Lawyers ask for conviction appeals over jury selection
A group of defence lawyers yesterday launched a bid to appeal the convictions of three men jailed for murder and attempted murder.
The move came in the wake of a ruling earlier this year which deemed that the jury selection process in criminal trials was unconstitutional.
Prosecutors could “stand by“ an unlimited amount of potential jurors selected for a trial, but defence lawyers could only challenge three.
Critics claimed that the system was unfair because it gave the Crown an unfair advantage and could be abused in order to stack a jury in its favour.
Lawyers representing three Westgate prisoners – LeVeck Roberts, Quincy Brangman and Khyri Smith-Williams – filed a notice of application for an extension within which to file an appeal.
Roberts was jailed for life in 2015 for the double murder of Ricco Furbert and Haile Outerbridge.
Brangman is serving a 25 year sentence for the attempted murder of Nathan Darrell in 2010 and Smith-Williams was jailed in 2018 for the 2011 slaying of Colford Ferguson.
Lawyers argued at yesterday’s hearing that, in the trials of all three men, prosecutors had rejected dozens of names selected at random from a pool of potential jurors without first asking if there was a valid reason why they should not sit in on proceedings.
Carrington Mahoney, the Deputy Director of Prosecutions, admitted that it was common practice, but insisted it was done on the grounds of expediency and had no impact on the final make-up of any jury.
He claimed that it was often known that a potential juror was not suitable for a trial because of some conflict, such as being an acquaintance of the accused or victim.
Mr Mahoney said it more efficient to ask the potential juror to stand by immediately, rather than get into a debate on whether or not they should be selected.
But defence attorney Victoria Greening dismissed the claim and said that the system was unfair and subject to abuse.
Ms Greening, for Roberts, told the three-man Court of Appeal panel: “My position is, it’s a game of probability and statistics and strategy that is afforded to the Crown and not to the defence.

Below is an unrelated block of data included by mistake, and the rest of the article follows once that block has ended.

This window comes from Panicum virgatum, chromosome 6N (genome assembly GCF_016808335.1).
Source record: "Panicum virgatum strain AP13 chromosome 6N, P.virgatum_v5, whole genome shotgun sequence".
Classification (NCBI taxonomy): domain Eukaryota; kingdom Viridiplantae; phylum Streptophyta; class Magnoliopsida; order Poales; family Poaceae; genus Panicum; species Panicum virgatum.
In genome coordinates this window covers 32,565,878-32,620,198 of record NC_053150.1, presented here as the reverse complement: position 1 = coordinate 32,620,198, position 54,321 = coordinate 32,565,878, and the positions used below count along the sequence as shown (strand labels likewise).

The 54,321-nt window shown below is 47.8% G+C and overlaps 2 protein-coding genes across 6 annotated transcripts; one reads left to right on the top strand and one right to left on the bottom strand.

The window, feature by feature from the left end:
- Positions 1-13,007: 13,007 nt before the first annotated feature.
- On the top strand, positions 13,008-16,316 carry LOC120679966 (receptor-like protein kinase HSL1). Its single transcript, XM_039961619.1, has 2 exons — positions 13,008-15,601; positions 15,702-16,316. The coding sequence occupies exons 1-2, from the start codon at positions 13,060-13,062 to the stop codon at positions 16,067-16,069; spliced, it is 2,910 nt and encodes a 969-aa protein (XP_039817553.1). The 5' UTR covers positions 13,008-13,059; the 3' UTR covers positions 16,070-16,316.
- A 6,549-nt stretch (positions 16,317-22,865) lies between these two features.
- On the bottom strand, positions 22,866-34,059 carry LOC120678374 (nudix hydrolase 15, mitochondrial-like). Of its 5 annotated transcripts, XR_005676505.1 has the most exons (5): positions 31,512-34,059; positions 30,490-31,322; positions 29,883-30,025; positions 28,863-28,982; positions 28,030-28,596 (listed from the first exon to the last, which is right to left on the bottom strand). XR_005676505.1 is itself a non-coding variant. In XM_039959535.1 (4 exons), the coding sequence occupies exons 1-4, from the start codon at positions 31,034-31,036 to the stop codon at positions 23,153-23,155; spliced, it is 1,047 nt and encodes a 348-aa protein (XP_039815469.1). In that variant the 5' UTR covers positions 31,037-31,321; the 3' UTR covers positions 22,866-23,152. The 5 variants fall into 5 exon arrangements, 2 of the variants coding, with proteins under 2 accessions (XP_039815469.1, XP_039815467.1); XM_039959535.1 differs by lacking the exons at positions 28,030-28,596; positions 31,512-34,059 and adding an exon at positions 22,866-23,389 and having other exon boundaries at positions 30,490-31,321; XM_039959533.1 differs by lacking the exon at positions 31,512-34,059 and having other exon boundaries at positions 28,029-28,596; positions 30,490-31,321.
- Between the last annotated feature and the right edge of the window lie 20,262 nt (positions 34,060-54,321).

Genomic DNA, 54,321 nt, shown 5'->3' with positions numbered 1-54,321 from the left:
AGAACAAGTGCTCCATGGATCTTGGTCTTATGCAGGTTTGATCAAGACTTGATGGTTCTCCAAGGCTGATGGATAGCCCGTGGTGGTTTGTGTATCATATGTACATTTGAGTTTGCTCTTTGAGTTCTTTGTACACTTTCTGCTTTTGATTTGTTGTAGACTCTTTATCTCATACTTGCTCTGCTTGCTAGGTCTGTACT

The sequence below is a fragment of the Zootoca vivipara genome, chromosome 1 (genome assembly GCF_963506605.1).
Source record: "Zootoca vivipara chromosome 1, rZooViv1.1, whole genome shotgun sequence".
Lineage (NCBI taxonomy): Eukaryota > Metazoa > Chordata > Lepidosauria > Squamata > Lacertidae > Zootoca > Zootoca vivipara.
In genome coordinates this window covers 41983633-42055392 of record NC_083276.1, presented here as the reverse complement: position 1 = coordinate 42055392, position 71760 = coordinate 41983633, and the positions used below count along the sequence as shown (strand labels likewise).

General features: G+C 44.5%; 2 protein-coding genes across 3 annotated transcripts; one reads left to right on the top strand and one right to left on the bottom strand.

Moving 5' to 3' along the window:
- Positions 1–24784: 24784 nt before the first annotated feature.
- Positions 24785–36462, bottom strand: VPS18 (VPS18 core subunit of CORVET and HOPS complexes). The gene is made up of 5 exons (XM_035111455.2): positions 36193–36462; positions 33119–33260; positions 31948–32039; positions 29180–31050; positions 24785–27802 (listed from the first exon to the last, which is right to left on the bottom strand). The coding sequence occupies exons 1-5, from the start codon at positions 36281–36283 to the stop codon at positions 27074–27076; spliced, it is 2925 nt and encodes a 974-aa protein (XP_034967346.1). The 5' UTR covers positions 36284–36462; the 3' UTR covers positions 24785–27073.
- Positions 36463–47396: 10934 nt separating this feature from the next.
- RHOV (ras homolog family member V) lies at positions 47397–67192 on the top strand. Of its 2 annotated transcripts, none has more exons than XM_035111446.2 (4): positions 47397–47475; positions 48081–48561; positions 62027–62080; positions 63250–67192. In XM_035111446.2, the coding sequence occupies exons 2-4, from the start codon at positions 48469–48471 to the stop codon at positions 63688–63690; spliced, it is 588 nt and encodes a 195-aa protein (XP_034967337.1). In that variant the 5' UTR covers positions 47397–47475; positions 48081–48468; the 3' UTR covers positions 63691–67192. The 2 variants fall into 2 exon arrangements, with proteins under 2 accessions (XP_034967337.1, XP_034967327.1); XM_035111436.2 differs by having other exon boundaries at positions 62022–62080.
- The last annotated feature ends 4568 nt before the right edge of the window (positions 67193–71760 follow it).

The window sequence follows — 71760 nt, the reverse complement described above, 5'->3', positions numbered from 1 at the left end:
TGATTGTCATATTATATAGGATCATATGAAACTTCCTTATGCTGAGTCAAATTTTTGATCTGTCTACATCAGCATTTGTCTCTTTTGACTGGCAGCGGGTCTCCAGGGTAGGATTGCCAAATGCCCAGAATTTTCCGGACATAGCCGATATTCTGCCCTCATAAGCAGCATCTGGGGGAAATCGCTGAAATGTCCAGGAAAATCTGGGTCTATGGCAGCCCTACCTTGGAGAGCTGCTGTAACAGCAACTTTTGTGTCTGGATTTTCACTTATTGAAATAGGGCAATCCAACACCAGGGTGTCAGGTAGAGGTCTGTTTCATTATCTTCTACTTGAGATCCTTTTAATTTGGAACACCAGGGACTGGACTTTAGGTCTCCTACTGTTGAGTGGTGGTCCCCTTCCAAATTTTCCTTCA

“The system was abused and manipulated in order to form a jury that was going to maximise their chances of securing a conviction.
“That is just simply unfair, grossly unfair. It’s a tactical game of probability to the detriment of the accused.”
Ms Greening added: I do not and cannot accept the Crown’s position that they are acting out of convenience because they somehow know or have a hunch that a potential juror will come along later and provide an excuse to try and get out of being a juror.
“Having been a prosecutor and defence lawyer myself, we are never afforded the letters and excuses. That’s the kind of tactical approach that the prosecution was using and abusing for their gain and it’s grossly unfair.
Ms Greening highlighted it was important to look at jury selection in the context of the island’s racial make-up.
She said: “This fact coupled with the very powerful divergent feelings that are stirred up, particularly by gang violence … we have to look at the particular facts and circumstances of each case and how a jury selection process against that backdrop amounts to such substantial injustice and gross unfairness.
“It makes it all the more important for a defendant to be afforded the opportunity to have a fair cross section of jurors from the start, from the beginning of their trial.“
Mark Pettingill, who represented Brangman and Smith-Williams, said that the jury selection process was antiquated and gave the impression that the prosecutor was “running the show”.
He claimed the process had not been adhered to properly in previous trials.
Mr Pettingill said: “All of us missed this for years and just got into a very bad habit.
“The whole issue here, the overriding issue is about the appearance of justice that is occurring.
“That must be the paramount consideration – how does this look to the defendant who is on trial?”
The court is expected to make a decision on whether the appeals can go ahead by the end of this week.